It’s hard to think of a better stimulus for development of smart machines. 

 

Item:

Jake Mendelssohn has reported on his jackfruit project:

“I am sorry that I did not update you on my jackfruit adventure.

Here is the update:

The wife left

The dog left

Even the skunks left

but the jackfruit is delicious.”

Somebody must have slipped him a durian instead of a jackfruit.

 

ITEM FROM THE PAST

 

This item from 2016 is recalled by the recent big

response to the DALL-E machine intelligence

system for producing artwork.

ALMOST GOT A GRIP ON THIS…

Conventionally, the media through which we convey impressions or information to others are passive, carrying the expressions of the author of the material without interpretation or enhancement. However, the times they are a-changin’. The smartphones with which we send texts are not passive; they try to help, plugging in what they think we must mean, instead of just passing along what we write. Sometimes words or phrases appear in texts we send that are completely baffling…it’s hard to figure out in retrospect what we actually wrote…or meant to write.

The systems use long years of word sequence analysis in the wide world as well as, one supposes, analysis of specific texter’s habits, to anticipate ways to complete a string of characters that has been started.

 E.g. if I type “thank” on my smartphone, it offers “thank” “thanks” and “Thanksgiving.” If I add a space after “thank ” the choices switch to “you” “you for” and “goodness.” I can touch any of those displayed options to enter it without having to type any more characters. Hitting the space bar accepts the first option.

As we continue the string, the system stays with us, offering new possibilities instantly. If we enter a typo, say “dredd” when we mean “dress” and don’t notice, but just hit the space bar, the system enters “freed” into the copy. If you garble a couple of words in a row, it may help you to utter confusion. While entertaining, and possibly even useful, this isn’t creative on the part of the system; it’s just counting word sequences and figuring odds.

12-year-old Scott Newton was idly fiddling with the smartphone recently when it occurred to him keep a string of largely-machine-generated text going to see what it produced. He got this:

The best thing ever is when I get a new thing that could make me feel so much orange juice and it is not an easy way to go out and get a better way to keep it to be on my mind is so much for me I end up being a cup of bananas and tea and the rest of the day after a long time to go back and forth between two of my life and I have a great way to get a new one is a great day to be a good day to be a great day to be a good day to be a great day to be a good day to be a long time ago I saw my life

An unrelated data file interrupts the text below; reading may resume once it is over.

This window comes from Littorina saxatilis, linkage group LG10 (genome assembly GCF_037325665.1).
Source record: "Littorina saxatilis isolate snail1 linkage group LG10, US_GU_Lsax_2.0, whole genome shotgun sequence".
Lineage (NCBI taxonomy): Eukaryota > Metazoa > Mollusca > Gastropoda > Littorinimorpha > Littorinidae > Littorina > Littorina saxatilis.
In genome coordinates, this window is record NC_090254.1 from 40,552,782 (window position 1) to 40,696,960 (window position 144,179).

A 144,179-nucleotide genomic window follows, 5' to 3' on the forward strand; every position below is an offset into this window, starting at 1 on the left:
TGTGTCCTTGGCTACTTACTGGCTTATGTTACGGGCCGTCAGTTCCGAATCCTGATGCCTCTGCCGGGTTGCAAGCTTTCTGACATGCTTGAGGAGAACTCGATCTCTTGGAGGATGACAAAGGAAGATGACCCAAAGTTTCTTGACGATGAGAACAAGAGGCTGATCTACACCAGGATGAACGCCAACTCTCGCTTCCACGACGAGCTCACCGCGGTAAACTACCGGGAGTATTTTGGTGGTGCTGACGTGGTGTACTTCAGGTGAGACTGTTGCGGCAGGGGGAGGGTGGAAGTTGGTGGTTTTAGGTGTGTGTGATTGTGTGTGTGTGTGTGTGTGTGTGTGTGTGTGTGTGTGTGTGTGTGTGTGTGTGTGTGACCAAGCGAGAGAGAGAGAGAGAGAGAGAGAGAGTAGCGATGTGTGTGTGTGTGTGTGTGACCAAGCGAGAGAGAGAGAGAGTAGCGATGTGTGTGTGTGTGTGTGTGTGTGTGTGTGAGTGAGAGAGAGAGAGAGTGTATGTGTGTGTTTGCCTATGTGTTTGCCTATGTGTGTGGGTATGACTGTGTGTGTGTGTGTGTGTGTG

Is it poetry? (If you think that’s a simple question to answer see how hard it is to define “poetry” succinctly.) It may not be crisp Haiku, but it’s at least as clear as the Ezra Pound stanzas we struggled with long ago. Granted that it’s nonsense…it isn’t quite random nonsense, and may hint of capability to come.

If the engine behind it were not an iPhone, but Watson, a Watson that has looked at everything about the Texter, as well as, for example, all of Wikipedia, which Watson is said to have inhaled already, might the range of possible next phrases be more interesting?  What if Watson is limited to a narrower field of interest, such as physics or Tibetan butterflies as well as knowledge of the Texter, and allowed to consider and suggest much longer strings? Might the Texter be able with Watson’s help to discover useful patterns in previous thoughts? Could it winkle out ideas that have been flickering just below conscious level in the Texter’s mind, linking these ideas to partially formed notions of others?  Might Watson learn to provide better and better guidance as the Texter learns to work with it more effectively?

That seems likely to some of us. A system integrating Human Intelligence with Machine Intelligence…neither understanding the other, but interacting with little effort…should produce interesting and useful surprises.

It’s tough to express this faintly glimmering concept of bottom-up, “emergent properties” clearly and briefly with only a few hours of thought.

Thanks for running the experiment, Scott. 

DALL-E’s ability to accept plain-language

descriptions of images, and render them

quickly in several styles…then allowing

refinement of those images with additional

description…sounds a lot like what we were

speculating on six-and-more years ago. The

technology is moving apace, and we…people

…are gradually learning how to think with it,

not just about it.

BTW, Scott Newton, who was twelve in 2016

has now entered grad school at 19 to study in

a field he hopes will do somebody some good.